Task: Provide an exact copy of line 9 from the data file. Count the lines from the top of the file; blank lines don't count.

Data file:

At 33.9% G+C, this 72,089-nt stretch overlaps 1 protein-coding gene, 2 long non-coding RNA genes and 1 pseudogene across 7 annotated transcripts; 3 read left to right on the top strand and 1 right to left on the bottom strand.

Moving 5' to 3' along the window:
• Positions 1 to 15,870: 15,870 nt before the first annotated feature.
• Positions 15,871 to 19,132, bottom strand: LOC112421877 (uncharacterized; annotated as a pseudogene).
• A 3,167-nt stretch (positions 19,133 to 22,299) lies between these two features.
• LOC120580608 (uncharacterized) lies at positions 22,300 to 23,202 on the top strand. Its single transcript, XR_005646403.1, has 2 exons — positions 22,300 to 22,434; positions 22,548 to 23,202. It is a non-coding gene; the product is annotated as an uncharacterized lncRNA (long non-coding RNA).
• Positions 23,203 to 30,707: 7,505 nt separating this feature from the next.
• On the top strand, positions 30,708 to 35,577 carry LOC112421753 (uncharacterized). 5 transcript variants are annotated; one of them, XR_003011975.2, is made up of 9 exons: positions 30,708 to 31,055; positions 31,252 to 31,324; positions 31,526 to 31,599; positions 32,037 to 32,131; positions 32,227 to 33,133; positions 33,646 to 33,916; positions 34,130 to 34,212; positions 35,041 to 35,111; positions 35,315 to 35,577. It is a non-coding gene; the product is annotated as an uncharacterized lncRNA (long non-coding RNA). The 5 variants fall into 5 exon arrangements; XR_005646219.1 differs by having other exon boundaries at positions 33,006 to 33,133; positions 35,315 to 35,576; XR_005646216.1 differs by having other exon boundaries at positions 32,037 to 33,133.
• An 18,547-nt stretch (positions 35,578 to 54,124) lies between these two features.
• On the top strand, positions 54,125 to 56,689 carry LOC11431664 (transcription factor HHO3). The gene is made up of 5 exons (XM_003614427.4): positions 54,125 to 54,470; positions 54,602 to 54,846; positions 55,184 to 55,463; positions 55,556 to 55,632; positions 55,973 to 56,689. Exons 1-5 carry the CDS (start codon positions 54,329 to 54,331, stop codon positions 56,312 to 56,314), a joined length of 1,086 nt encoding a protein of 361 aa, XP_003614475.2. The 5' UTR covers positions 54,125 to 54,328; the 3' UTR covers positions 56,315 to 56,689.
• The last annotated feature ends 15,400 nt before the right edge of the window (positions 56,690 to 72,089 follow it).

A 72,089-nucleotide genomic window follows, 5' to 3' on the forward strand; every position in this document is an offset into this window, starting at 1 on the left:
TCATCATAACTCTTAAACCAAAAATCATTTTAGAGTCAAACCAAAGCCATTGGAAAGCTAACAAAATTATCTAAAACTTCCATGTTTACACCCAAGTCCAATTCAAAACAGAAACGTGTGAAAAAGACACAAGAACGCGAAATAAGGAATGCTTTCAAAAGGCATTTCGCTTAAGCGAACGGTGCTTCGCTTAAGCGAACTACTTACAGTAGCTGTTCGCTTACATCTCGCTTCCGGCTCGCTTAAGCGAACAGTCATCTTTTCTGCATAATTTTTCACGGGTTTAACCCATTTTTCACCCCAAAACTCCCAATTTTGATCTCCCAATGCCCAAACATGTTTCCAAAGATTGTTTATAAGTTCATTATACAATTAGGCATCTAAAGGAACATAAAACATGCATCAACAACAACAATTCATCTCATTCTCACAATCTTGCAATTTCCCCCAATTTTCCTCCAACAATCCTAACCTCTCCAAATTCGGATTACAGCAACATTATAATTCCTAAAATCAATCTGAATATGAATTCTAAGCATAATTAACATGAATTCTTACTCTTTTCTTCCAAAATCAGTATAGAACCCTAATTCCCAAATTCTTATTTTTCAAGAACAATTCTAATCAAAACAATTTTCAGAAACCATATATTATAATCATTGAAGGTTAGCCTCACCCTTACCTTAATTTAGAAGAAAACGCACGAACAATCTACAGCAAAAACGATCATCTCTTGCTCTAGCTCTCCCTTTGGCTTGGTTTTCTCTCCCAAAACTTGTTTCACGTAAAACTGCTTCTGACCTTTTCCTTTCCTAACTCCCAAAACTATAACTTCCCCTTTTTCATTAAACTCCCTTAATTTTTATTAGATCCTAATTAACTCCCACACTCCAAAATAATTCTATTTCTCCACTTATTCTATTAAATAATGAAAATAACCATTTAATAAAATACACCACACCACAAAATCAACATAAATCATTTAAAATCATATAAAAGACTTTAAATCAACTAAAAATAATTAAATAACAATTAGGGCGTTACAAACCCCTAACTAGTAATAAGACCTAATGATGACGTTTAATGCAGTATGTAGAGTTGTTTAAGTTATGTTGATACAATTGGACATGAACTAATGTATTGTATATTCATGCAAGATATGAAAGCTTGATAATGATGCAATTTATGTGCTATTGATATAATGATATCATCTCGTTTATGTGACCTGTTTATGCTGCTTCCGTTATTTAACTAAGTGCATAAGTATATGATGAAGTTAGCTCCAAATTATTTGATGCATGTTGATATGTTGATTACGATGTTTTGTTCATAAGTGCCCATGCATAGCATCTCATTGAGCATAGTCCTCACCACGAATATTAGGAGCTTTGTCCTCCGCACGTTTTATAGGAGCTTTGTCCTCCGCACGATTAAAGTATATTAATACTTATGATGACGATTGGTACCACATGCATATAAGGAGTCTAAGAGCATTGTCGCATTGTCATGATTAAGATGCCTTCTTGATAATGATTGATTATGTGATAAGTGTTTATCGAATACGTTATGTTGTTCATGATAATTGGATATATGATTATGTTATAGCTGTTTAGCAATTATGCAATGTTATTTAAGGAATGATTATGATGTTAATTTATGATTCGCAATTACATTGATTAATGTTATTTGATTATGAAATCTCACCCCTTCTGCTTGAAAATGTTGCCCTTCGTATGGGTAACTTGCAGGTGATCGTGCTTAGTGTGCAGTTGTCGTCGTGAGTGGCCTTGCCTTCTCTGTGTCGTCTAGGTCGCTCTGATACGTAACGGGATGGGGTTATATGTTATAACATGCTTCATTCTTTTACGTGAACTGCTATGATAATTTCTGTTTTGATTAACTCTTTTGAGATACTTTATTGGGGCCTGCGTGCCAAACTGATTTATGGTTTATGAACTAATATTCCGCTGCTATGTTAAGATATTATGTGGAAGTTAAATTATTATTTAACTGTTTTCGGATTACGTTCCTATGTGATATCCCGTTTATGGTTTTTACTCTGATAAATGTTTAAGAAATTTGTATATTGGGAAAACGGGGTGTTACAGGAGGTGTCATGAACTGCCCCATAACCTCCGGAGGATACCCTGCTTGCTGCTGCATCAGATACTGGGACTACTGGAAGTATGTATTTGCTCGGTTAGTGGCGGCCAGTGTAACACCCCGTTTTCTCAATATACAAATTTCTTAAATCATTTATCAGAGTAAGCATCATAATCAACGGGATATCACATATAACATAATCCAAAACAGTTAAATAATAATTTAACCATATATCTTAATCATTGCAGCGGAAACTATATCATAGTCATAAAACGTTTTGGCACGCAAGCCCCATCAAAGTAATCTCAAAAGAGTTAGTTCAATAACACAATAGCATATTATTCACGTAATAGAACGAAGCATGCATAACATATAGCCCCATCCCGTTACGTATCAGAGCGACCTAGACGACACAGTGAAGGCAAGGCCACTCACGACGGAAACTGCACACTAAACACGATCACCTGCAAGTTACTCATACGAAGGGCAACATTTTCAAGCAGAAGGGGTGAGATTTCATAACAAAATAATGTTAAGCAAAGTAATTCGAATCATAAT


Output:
• An 18,547-nt stretch (positions 35,578 to 54,124) lies between these two features.